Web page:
I wanted Iris’s name included on the slides because, in my opinion, translation and interpretation should be credited. But when I proposed this, Iris refused. Her first reaction was that interpretation isn’t a real contribution, certainly not big enough to warrant putting it up on the slide alongside the one of the presenter. And secondly, if she made a mistake, it would not be pinned on her. I honored her choice, but I still felt really bad about it. If there were to be any mistakes, it would be because of me and the situation, not her.
For me, academia was always about a collective search for truth stretching across time, space, and people. But how we attribute credit for our small contributions towards this goal does not really reflect this. My whole research is the result of support, facilitated by, and getting traction only because of my academic significant others whose names are not listed next to mine on the product. Even more so, if someone asks me a question, in what sense the answer is even “mine” if I might have never thought about the answer without this question?
It soon dawned on us that we weren’t only translating concepts; we were translating cultures and traditions even if we pretended to stay at the abstract or conceptual level. I was perplexed by the lack of balance – between the credit given to me and Iris, and to Benson – the author and the translators. Growing up as a researcher in Poland, I saw the credit for translations evaporate from performance assessment of researchers. What counts is the original contribution, not translating somebody else’s thoughts. The result is not just a bunch of people left behind because they could not access original texts, for linguistic or financial reasons. It also limits our understanding of the things we pretend to care about as researchers.
Gratefulness, guilt, and the moral ambivalence
As I attempted to explain my ideas to a cultural and disciplinary stranger, I finally saw the many hidden assumptions running through my argument. They were all misunderstandings in the making. But through working with Iris, I felt true inspiration and satisfaction hidden in the act of translation.
When discussing the potential significance of what I do to what my audience does, I declared flatly: I really don’t know. My limited understanding suggests some ideas, but I’m not sure they are of enough value to use my speaker’s platform to preach them. The results of my research, and perhaps some nascent cultural reflexivity, told me to avoid this. The questions which I offered instead were all reflective of my biases and what I found interesting. Maybe they were based on a misunderstanding that would be interesting for them in some way; maybe not even that.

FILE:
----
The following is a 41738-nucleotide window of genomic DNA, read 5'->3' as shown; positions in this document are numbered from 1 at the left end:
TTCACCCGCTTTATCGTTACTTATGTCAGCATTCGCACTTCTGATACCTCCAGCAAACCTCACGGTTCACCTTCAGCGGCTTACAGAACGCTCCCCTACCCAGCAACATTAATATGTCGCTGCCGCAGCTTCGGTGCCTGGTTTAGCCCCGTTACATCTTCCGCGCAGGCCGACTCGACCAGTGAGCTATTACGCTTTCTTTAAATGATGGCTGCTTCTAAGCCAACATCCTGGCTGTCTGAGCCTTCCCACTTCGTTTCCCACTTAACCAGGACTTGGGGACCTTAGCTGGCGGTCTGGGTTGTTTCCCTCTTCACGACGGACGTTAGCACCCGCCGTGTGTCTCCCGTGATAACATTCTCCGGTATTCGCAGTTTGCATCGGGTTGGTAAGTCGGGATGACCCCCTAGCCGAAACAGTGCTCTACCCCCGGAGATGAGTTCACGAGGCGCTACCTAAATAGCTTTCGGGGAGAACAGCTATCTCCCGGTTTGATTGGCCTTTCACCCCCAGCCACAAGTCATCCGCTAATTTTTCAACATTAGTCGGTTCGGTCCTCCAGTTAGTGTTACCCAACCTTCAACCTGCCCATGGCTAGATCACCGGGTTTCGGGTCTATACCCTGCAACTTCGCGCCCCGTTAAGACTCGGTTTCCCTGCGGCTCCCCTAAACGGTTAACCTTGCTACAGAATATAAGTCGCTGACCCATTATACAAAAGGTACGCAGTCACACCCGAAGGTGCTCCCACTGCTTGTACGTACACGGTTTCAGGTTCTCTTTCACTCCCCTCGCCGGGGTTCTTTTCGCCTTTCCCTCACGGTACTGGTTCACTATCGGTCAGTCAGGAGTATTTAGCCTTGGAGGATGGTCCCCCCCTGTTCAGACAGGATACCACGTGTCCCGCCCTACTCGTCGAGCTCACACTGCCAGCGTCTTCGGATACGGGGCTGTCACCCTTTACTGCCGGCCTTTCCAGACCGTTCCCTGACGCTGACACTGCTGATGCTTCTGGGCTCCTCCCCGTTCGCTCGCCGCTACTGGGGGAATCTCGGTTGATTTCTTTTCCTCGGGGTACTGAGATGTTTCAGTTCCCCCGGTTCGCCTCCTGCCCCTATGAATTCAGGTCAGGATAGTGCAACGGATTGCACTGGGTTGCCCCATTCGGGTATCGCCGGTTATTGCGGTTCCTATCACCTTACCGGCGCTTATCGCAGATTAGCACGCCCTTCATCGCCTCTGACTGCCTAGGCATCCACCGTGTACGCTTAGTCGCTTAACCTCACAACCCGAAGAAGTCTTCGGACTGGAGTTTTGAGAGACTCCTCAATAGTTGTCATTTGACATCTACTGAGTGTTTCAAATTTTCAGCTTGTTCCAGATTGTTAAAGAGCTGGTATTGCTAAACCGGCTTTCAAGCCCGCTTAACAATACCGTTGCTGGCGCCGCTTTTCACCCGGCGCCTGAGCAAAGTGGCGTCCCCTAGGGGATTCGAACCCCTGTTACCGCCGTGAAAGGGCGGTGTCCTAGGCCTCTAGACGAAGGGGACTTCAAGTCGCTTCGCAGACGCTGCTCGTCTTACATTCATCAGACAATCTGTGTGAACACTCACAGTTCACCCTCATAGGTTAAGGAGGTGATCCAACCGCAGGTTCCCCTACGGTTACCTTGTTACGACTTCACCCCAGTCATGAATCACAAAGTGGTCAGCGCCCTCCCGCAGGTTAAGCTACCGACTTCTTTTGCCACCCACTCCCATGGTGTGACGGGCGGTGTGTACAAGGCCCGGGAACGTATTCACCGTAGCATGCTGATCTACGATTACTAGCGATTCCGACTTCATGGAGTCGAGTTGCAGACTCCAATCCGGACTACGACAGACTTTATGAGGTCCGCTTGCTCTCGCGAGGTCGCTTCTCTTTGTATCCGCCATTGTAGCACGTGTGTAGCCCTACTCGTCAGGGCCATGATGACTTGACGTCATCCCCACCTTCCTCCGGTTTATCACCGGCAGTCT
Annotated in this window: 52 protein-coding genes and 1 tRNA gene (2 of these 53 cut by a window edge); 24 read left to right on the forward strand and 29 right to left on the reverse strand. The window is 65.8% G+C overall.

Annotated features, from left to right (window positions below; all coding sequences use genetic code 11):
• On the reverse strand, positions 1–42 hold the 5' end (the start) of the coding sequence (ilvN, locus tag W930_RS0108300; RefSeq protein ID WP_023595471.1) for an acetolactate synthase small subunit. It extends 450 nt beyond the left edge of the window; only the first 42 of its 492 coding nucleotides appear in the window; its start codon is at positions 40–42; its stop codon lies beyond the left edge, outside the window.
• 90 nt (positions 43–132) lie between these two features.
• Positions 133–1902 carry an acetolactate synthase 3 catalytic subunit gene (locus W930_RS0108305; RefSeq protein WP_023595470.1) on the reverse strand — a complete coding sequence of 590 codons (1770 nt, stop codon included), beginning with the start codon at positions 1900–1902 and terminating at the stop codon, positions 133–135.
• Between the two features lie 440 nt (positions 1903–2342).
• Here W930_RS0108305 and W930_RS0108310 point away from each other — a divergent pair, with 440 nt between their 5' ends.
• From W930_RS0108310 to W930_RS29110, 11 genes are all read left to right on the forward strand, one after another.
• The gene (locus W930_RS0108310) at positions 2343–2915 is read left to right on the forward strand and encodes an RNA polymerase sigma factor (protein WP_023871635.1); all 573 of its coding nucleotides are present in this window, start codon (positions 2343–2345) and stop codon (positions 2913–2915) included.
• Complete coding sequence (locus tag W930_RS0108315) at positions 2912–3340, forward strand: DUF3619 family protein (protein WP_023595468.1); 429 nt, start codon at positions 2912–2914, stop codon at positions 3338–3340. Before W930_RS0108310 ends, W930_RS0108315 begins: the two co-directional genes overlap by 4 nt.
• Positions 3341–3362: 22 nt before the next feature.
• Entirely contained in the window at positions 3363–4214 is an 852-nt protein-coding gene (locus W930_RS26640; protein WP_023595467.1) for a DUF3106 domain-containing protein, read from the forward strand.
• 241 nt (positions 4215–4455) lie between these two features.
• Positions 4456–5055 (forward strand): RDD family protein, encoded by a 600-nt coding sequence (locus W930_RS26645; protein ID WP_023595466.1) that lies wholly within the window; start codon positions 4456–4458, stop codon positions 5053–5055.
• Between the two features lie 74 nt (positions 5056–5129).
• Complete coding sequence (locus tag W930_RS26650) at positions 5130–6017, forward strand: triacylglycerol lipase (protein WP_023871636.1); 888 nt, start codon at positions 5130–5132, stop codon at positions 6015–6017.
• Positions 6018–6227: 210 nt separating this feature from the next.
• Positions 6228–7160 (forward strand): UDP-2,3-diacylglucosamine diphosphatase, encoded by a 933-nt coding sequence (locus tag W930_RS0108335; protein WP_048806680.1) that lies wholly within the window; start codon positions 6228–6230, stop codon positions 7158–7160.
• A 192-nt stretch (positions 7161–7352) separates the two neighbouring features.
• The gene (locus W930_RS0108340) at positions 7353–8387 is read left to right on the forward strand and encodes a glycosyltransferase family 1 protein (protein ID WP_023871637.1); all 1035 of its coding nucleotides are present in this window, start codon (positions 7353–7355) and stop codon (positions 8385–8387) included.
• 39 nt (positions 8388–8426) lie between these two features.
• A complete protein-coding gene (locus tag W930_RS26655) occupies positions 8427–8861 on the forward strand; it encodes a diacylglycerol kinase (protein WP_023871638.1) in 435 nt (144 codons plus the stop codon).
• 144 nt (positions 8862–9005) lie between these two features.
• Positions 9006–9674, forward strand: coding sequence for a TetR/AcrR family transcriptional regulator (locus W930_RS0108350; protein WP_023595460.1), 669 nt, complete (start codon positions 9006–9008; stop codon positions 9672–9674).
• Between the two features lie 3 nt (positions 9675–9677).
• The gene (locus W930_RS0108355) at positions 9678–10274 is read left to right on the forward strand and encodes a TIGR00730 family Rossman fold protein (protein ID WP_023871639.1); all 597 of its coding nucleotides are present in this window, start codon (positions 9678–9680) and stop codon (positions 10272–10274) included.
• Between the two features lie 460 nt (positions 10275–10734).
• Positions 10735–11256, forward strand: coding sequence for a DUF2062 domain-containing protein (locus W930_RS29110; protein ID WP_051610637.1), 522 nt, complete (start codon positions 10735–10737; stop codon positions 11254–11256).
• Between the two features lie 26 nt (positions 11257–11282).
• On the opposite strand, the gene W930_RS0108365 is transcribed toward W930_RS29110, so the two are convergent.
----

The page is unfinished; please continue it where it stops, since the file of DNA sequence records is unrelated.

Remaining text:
So perhaps I feel guilty because I believe that I learned more than my audience did. While public speaking is known to require and reinforce clarity, doing so in the bilingual conceptual landmine really put my understanding on the new level. And it wasn’t an individual endeavor, though I’m the only one to directly benefit from it.
To the standard question “What did you get from this conference?”, I’ll answer “moral dilemmas and epistemic humility”. Cross-cultural comparisons offer us a mirror to see who we really are. While higher education research has much to learn from those reflexivity exercises, the question is, how to create the space for them to happen without the moral ambivalence.
Daniel Kontowski studies liberal arts education in contemporary Europe as a PhD student at the University of Winchester (UK). He is a co-founder of the European Liberal Arts Initiative (ELAI). You can follow Daniel on Twitter.